Cerebellar mediation of the complexity of bimanual compared to unimanual movements

J. I. Tracy, S. S. Faro, F. B. Mohammed, A. B. Pinus, S. M. Madi, J. W. Laskas

Research output: Contribution to journalArticle

Abstract

Objective: To study rapidly alternating movements under fMRI in order to identify the brain regions that mediate increased complexity in bimanual vs unimanual movements and to verify the localization of a clinical test of limb ataxia (diadochokinesis). Methods: Unimanual and bimanual movements, that is, palm(s) pronated then supinated, served as stimulation in a block design fMRI investigation at 1.5 T. Analyses compared bimanual movements and rest for each hand separately and the unimanual conditions combined. A pronation/supination task was chosen as it provides the same objective motor output during unimanual and bimanual formats. The increased coordination demand of the bimanual format (phase/antiphase movements) was expected to result in distinct activation in supplementary motor, primary motor, prefrontal, and cerebellar regions. Results: The bimanual task uniquely elicited responses in specific anterior medial and posterior (vermal) cerebellar regions. Conclusions: The study corroborated clinical use of diadochokinesis tasks to test for aspects of cerebellar integrity. The data do not support the literature emphasizing basal ganglia mediation of this type of coordinated movement. Cerebellar medial and vermal regions (in connection with central nuclei) are proposed as the locus within the cerebellum for mediating complexity, that is, the effective integration of separate limb movements that proceed in an asynchronous but systematic fashion.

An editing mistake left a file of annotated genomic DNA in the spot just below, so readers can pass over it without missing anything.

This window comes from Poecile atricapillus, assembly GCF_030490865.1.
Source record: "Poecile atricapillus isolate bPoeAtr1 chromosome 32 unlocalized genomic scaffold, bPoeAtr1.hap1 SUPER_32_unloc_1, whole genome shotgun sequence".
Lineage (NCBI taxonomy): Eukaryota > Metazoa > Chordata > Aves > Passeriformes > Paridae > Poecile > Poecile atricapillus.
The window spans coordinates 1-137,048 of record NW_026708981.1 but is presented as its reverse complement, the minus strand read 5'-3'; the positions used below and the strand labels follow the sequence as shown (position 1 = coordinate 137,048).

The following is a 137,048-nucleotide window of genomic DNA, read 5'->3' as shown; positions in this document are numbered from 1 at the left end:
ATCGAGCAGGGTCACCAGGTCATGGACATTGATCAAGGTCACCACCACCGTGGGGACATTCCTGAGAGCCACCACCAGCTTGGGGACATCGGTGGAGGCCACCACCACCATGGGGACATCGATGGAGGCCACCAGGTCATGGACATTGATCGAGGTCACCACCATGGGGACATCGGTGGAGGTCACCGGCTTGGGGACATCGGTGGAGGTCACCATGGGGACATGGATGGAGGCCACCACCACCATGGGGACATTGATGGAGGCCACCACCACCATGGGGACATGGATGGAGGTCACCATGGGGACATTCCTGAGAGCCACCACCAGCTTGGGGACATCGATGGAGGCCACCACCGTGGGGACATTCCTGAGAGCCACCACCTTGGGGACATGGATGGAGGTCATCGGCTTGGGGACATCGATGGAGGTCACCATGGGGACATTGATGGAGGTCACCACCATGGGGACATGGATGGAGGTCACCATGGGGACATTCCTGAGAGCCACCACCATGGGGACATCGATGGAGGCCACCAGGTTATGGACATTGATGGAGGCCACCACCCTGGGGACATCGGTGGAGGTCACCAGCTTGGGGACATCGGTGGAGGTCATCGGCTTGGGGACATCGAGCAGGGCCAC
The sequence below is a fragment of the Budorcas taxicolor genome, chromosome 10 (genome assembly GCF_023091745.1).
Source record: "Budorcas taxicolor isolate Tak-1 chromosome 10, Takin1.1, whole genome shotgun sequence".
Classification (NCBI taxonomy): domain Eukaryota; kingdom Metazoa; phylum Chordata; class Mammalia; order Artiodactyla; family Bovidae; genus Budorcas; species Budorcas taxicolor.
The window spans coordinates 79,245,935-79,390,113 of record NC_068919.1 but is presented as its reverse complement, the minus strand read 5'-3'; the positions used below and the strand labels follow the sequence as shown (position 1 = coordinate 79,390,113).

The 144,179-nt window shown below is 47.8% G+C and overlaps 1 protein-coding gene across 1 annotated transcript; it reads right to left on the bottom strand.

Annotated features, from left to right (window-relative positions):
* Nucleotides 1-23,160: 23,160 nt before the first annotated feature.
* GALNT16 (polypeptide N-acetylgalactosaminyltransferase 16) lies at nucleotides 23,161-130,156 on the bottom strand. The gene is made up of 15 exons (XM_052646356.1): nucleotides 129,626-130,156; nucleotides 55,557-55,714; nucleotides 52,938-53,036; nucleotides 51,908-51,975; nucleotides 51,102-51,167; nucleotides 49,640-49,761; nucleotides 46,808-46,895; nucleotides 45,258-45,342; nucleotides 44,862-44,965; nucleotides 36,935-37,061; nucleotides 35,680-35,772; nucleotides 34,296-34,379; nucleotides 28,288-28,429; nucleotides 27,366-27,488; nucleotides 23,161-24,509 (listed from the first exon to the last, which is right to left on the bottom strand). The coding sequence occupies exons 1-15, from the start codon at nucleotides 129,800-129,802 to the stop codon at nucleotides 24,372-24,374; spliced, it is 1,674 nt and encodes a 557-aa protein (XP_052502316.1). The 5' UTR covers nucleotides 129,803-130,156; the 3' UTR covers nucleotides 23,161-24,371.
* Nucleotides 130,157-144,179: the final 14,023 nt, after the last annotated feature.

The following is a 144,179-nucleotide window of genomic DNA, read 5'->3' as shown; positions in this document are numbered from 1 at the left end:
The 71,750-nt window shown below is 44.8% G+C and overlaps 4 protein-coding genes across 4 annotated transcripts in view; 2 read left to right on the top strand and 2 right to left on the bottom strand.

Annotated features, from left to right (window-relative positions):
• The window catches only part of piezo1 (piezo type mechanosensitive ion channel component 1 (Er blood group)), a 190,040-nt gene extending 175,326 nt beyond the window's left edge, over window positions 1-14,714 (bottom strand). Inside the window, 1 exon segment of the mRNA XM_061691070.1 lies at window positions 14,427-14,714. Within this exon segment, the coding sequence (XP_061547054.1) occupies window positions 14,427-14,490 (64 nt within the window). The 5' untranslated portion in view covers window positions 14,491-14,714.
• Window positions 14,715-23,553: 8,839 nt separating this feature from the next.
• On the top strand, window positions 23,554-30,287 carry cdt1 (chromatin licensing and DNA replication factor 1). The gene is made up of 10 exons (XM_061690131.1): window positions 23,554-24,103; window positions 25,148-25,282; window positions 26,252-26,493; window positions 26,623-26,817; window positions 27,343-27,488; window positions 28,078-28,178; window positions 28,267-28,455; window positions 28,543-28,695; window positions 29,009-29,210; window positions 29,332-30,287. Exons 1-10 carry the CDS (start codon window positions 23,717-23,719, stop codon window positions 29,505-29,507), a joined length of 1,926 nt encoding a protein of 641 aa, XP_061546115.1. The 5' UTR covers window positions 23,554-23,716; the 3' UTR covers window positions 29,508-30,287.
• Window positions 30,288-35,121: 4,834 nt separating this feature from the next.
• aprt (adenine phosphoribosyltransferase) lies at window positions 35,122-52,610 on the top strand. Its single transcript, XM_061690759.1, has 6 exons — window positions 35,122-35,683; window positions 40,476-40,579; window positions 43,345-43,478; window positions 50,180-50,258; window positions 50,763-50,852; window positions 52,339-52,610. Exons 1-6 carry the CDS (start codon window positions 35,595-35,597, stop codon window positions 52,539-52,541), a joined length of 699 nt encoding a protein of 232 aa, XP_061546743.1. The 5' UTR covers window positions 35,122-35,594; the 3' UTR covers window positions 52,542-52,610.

Original languageEnglish (US)
Pages (from-to)1862-1869
Number of pages8
JournalNeurology
Volume57
Issue number10
DOIs
StatePublished - Nov 27 2001

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ASJC Scopus subject areas

  • Clinical Neurology

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Tracy, J. I., Faro, S. S., Mohammed, F. B., Pinus, A. B., Madi, S. M., & Laskas, J. W. (2001). Cerebellar mediation of the complexity of bimanual compared to unimanual movements. Neurology, 57(10), 1862-1869. https://doi.org/10.1212/WNL.57.10.1862